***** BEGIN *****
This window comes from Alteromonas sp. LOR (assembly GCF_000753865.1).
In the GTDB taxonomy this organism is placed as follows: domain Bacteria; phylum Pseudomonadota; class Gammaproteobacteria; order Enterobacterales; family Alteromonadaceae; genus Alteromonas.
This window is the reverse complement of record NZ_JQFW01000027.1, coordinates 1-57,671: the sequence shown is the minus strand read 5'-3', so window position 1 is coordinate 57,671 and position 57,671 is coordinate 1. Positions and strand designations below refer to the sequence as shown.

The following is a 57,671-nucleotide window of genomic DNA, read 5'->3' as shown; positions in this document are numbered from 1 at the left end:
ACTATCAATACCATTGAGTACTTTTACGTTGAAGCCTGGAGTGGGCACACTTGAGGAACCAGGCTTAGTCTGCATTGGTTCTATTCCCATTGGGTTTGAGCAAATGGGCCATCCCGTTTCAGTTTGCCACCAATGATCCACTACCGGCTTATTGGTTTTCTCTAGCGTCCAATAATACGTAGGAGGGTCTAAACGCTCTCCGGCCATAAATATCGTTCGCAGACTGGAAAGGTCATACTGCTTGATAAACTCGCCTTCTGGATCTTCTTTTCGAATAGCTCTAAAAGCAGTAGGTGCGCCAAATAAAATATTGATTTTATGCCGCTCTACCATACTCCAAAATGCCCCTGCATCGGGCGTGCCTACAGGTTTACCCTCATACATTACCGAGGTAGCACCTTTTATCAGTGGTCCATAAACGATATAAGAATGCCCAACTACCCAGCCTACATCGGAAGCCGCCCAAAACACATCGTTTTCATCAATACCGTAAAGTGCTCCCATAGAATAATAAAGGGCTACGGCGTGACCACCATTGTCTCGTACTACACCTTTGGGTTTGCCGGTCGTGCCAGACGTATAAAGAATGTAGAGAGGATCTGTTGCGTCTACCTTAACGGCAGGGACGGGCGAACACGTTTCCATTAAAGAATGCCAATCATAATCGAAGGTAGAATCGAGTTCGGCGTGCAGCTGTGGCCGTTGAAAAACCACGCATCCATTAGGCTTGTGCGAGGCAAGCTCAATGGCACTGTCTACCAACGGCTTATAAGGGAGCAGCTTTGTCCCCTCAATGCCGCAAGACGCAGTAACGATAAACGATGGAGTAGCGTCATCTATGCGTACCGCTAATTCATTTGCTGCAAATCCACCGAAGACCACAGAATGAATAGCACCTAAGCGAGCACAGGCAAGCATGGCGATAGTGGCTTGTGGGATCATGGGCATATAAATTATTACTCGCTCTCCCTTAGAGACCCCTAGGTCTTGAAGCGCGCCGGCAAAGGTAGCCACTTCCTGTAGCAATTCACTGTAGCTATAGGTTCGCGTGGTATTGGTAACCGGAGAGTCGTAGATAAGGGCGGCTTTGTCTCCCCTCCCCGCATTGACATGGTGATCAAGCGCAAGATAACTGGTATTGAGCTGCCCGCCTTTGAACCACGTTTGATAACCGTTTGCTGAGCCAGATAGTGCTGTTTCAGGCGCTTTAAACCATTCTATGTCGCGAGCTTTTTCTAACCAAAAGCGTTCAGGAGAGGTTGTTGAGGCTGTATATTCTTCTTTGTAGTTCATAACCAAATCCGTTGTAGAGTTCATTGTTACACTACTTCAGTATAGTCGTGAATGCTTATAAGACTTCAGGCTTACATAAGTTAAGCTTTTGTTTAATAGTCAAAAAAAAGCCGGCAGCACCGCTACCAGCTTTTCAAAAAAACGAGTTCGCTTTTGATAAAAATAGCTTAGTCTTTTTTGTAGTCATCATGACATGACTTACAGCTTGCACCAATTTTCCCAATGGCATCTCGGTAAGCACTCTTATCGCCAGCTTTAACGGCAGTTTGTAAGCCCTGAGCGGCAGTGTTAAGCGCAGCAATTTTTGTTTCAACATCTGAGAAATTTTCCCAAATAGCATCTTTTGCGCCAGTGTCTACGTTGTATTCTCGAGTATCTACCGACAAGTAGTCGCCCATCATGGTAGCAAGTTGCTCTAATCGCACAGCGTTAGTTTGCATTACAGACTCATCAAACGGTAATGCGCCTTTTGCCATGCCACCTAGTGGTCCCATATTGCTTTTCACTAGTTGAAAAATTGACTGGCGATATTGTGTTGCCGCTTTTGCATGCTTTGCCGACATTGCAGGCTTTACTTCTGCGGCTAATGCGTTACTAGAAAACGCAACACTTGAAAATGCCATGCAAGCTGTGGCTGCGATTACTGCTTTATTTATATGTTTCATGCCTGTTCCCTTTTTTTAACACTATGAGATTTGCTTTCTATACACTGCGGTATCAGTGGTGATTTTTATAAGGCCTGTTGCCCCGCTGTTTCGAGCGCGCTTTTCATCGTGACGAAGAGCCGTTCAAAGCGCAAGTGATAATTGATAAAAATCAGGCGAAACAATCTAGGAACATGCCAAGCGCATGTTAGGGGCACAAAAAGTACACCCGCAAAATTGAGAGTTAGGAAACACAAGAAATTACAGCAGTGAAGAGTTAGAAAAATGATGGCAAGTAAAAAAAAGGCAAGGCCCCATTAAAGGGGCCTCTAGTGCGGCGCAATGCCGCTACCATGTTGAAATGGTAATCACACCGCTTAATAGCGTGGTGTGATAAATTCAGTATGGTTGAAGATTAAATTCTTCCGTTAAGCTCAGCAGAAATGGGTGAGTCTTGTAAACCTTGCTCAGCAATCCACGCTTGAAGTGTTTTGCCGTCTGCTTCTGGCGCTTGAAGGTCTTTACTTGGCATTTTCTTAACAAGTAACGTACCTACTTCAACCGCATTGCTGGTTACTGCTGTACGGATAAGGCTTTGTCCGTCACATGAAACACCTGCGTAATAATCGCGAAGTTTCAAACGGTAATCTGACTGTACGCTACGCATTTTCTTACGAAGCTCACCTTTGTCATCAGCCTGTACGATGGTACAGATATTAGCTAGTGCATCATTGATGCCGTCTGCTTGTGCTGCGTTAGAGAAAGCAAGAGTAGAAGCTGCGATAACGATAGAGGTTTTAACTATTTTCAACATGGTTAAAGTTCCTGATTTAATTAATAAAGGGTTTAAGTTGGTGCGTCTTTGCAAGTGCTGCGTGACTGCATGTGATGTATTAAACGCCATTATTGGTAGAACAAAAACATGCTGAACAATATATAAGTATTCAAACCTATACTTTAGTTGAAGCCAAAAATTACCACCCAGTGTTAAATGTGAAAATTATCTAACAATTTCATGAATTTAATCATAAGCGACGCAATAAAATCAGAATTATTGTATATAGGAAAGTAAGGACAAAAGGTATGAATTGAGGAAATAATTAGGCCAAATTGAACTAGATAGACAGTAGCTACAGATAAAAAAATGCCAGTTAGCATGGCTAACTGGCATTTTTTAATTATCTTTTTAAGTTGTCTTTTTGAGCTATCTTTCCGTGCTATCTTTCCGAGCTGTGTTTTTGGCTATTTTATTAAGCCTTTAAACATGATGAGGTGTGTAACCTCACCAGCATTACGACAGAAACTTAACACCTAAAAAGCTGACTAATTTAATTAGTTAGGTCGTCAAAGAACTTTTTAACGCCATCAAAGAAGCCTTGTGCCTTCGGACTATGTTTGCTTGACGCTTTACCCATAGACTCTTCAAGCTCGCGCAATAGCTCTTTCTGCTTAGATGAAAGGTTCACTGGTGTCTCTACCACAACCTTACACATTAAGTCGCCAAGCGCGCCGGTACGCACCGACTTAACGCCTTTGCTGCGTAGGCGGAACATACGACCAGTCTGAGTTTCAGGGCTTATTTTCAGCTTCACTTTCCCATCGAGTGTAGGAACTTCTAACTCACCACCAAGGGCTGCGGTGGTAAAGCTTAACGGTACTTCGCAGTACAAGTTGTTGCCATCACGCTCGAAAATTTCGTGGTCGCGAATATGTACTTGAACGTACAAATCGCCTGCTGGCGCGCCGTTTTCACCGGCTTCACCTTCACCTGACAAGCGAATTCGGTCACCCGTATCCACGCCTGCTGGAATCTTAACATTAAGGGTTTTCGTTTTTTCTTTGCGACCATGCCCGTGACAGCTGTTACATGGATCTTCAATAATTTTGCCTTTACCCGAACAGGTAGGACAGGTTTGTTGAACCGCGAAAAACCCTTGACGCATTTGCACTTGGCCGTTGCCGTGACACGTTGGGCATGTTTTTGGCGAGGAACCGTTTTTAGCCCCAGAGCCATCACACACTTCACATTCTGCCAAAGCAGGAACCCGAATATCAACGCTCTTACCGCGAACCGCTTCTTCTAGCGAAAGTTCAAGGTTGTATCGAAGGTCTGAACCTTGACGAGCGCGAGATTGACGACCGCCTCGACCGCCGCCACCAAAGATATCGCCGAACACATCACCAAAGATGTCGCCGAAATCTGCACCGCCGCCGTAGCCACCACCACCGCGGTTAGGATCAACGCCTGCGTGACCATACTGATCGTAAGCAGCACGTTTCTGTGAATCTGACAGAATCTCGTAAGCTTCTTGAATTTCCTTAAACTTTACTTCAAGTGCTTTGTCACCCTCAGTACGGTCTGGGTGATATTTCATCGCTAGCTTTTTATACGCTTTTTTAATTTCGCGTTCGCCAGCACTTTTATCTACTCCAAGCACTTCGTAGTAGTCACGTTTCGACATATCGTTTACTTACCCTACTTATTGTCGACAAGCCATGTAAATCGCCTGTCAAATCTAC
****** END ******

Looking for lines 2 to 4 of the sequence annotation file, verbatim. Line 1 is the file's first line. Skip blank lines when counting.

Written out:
In the GTDB taxonomy this organism is placed as follows: domain Bacteria; phylum Pseudomonadota; class Gammaproteobacteria; order Enterobacterales; family Alteromonadaceae; genus Alteromonas.
This window is the reverse complement of record NZ_JQFW01000027.1, coordinates 1-57,671: the sequence shown is the minus strand read 5'-3', so window position 1 is coordinate 57,671 and position 57,671 is coordinate 1. Positions and strand designations below refer to the sequence as shown.

The following is a 57,671-nucleotide window of genomic DNA, read 5'->3' as shown; positions in this document are numbered from 1 at the left end: